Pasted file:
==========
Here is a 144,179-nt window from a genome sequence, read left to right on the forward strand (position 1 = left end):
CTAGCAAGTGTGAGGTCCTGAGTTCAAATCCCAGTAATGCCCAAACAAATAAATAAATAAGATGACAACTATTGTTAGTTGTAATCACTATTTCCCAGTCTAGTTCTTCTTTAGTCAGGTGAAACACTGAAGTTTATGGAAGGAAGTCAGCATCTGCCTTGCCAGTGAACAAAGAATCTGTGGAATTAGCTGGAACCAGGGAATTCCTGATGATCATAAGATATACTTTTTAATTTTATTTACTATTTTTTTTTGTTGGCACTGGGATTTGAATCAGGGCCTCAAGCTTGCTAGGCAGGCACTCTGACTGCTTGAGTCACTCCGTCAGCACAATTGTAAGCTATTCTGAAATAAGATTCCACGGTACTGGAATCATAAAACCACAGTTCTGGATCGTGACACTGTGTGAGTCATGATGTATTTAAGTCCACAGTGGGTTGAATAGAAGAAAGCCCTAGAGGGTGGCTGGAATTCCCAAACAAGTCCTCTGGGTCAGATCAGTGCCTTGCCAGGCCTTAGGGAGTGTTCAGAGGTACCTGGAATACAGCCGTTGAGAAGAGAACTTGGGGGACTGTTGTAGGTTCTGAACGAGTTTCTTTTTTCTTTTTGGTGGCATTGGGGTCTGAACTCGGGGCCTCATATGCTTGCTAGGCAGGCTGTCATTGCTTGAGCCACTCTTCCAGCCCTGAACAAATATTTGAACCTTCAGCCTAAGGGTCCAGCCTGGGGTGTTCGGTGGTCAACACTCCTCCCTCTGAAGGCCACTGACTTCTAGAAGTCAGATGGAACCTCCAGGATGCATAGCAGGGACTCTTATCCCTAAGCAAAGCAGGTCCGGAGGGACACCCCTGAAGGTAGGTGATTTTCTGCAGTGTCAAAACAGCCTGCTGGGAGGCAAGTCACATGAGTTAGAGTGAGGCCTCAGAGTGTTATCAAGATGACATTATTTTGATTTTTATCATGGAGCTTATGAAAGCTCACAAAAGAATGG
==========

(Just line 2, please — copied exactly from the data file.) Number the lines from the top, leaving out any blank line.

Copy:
CTAGCAAGTGTGAGGTCCTGAGTTCAAATCCCAGTAATGCCCAAACAAATAAATAAATAAGATGACAACTATTGTTAGTTGTAATCACTATTTCCCAGTCTAGTTCTTCTTTAGTCAGGTGAAACACTGAAGTTTATGGAAGGAAGTCAGCATCTGCCTTGCCAGTGAACAAAGAATCTGTGGAATTAGCTGGAACCAGGGAATTCCTGATGATCATAAGATATACTTTTTAATTTTATTTACTATTTTTTTTTGTTGGCACTGGGATTTGAATCAGGGCCTCAAGCTTGCTAGGCAGGCACTCTGACTGCTTGAGTCACTCCGTCAGCACAATTGTAAGCTATTCTGAAATAAGATTCCACGGTACTGGAATCATAAAACCACAGTTCTGGATCGTGACACTGTGTGAGTCATGATGTATTTAAGTCCACAGTGGGTTGAATAGAAGAAAGCCCTAGAGGGTGGCTGGAATTCCCAAACAAGTCCTCTGGGTCAGATCAGTGCCTTGCCAGGCCTTAGGGAGTGTTCAGAGGTACCTGGAATACAGCCGTTGAGAAGAGAACTTGGGGGACTGTTGTAGGTTCTGAACGAGTTTCTTTTTTCTTTTTGGTGGCATTGGGGTCTGAACTCGGGGCCTCATATGCTTGCTAGGCAGGCTGTCATTGCTTGAGCCACTCTTCCAGCCCTGAACAAATATTTGAACCTTCAGCCTAAGGGTCCAGCCTGGGGTGTTCGGTGGTCAACACTCCTCCCTCTGAAGGCCACTGACTTCTAGAAGTCAGATGGAACCTCCAGGATGCATAGCAGGGACTCTTATCCCTAAGCAAAGCAGGTCCGGAGGGACACCCCTGAAGGTAGGTGATTTTCTGCAGTGTCAAAACAGCCTGCTGGGAGGCAAGTCACATGAGTTAGAGTGAGGCCTCAGAGTGTTATCAAGATGACATTATTTTGATTTTTATCATGGAGCTTATGAAAGCTCACAAAAGAATGG